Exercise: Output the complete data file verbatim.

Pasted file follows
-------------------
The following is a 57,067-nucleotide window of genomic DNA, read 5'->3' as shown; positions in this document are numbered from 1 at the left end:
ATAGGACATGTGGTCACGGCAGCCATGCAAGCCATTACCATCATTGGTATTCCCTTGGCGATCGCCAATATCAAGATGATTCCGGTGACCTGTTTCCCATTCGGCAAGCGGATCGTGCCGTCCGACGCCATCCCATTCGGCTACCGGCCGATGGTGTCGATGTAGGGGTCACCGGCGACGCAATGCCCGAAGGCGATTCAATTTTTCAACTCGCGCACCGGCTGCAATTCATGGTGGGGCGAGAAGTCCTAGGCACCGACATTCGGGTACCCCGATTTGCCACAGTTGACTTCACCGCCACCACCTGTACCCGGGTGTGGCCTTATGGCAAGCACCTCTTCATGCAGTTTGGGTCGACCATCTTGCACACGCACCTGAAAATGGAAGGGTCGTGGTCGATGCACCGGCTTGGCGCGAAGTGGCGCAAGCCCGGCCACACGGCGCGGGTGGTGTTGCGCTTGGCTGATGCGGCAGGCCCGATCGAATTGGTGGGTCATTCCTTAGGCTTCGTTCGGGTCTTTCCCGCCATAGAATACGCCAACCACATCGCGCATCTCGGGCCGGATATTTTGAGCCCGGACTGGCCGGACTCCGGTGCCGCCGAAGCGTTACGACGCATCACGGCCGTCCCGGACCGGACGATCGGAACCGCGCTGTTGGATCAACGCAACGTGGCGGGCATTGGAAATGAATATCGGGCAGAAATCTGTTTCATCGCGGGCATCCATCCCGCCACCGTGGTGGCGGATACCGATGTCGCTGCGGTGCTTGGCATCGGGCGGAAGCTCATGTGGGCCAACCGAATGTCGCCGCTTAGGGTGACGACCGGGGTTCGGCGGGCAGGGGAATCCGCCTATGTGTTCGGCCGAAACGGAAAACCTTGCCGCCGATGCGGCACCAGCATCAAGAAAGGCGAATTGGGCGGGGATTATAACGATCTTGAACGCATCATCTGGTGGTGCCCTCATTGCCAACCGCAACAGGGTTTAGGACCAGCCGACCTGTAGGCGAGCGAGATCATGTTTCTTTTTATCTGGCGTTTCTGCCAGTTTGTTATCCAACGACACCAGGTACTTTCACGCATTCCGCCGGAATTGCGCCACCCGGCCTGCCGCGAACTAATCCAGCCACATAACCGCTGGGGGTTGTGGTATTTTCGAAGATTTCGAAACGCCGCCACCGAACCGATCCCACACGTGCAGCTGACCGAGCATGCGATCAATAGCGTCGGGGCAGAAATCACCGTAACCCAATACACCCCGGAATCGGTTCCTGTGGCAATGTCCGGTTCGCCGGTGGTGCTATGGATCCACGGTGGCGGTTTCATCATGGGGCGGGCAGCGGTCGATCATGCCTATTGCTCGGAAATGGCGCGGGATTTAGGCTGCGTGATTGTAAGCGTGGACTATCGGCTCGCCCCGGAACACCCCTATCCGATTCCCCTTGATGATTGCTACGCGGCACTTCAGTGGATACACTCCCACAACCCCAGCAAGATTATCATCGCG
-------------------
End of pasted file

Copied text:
The following is a 57,067-nucleotide window of genomic DNA, read 5'->3' as shown; positions in this document are numbered from 1 at the left end:
ATAGGACATGTGGTCACGGCAGCCATGCAAGCCATTACCATCATTGGTATTCCCTTGGCGATCGCCAATATCAAGATGATTCCGGTGACCTGTTTCCCATTCGGCAAGCGGATCGTGCCGTCCGACGCCATCCCATTCGGCTACCGGCCGATGGTGTCGATGTAGGGGTCACCGGCGACGCAATGCCCGAAGGCGATTCAATTTTTCAACTCGCGCACCGGCTGCAATTCATGGTGGGGCGAGAAGTCCTAGGCACCGACATTCGGGTACCCCGATTTGCCACAGTTGACTTCACCGCCACCACCTGTACCCGGGTGTGGCCTTATGGCAAGCACCTCTTCATGCAGTTTGGGTCGACCATCTTGCACACGCACCTGAAAATGGAAGGGTCGTGGTCGATGCACCGGCTTGGCGCGAAGTGGCGCAAGCCCGGCCACACGGCGCGGGTGGTGTTGCGCTTGGCTGATGCGGCAGGCCCGATCGAATTGGTGGGTCATTCCTTAGGCTTCGTTCGGGTCTTTCCCGCCATAGAATACGCCAACCACATCGCGCATCTCGGGCCGGATATTTTGAGCCCGGACTGGCCGGACTCCGGTGCCGCCGAAGCGTTACGACGCATCACGGCCGTCCCGGACCGGACGATCGGAACCGCGCTGTTGGATCAACGCAACGTGGCGGGCATTGGAAATGAATATCGGGCAGAAATCTGTTTCATCGCGGGCATCCATCCCGCCACCGTGGTGGCGGATACCGATGTCGCTGCGGTGCTTGGCATCGGGCGGAAGCTCATGTGGGCCAACCGAATGTCGCCGCTTAGGGTGACGACCGGGGTTCGGCGGGCAGGGGAATCCGCCTATGTGTTCGGCCGAAACGGAAAACCTTGCCGCCGATGCGGCACCAGCATCAAGAAAGGCGAATTGGGCGGGGATTATAACGATCTTGAACGCATCATCTGGTGGTGCCCTCATTGCCAACCGCAACAGGGTTTAGGACCAGCCGACCTGTAGGCGAGCGAGATCATGTTTCTTTTTATCTGGCGTTTCTGCCAGTTTGTTATCCAACGACACCAGGTACTTTCACGCATTCCGCCGGAATTGCGCCACCCGGCCTGCCGCGAACTAATCCAGCCACATAACCGCTGGGGGTTGTGGTATTTTCGAAGATTTCGAAACGCCGCCACCGAACCGATCCCACACGTGCAGCTGACCGAGCATGCGATCAATAGCGTCGGGGCAGAAATCACCGTAACCCAATACACCCCGGAATCGGTTCCTGTGGCAATGTCCGGTTCGCCGGTGGTGCTATGGATCCACGGTGGCGGTTTCATCATGGGGCGGGCAGCGGTCGATCATGCCTATTGCTCGGAAATGGCGCGGGATTTAGGCTGCGTGATTGTAAGCGTGGACTATCGGCTCGCCCCGGAACACCCCTATCCGATTCCCCTTGATGATTGCTACGCGGCACTTCAGTGGATACACTCCCACAACCCCAGCAAGATTATCATCGCG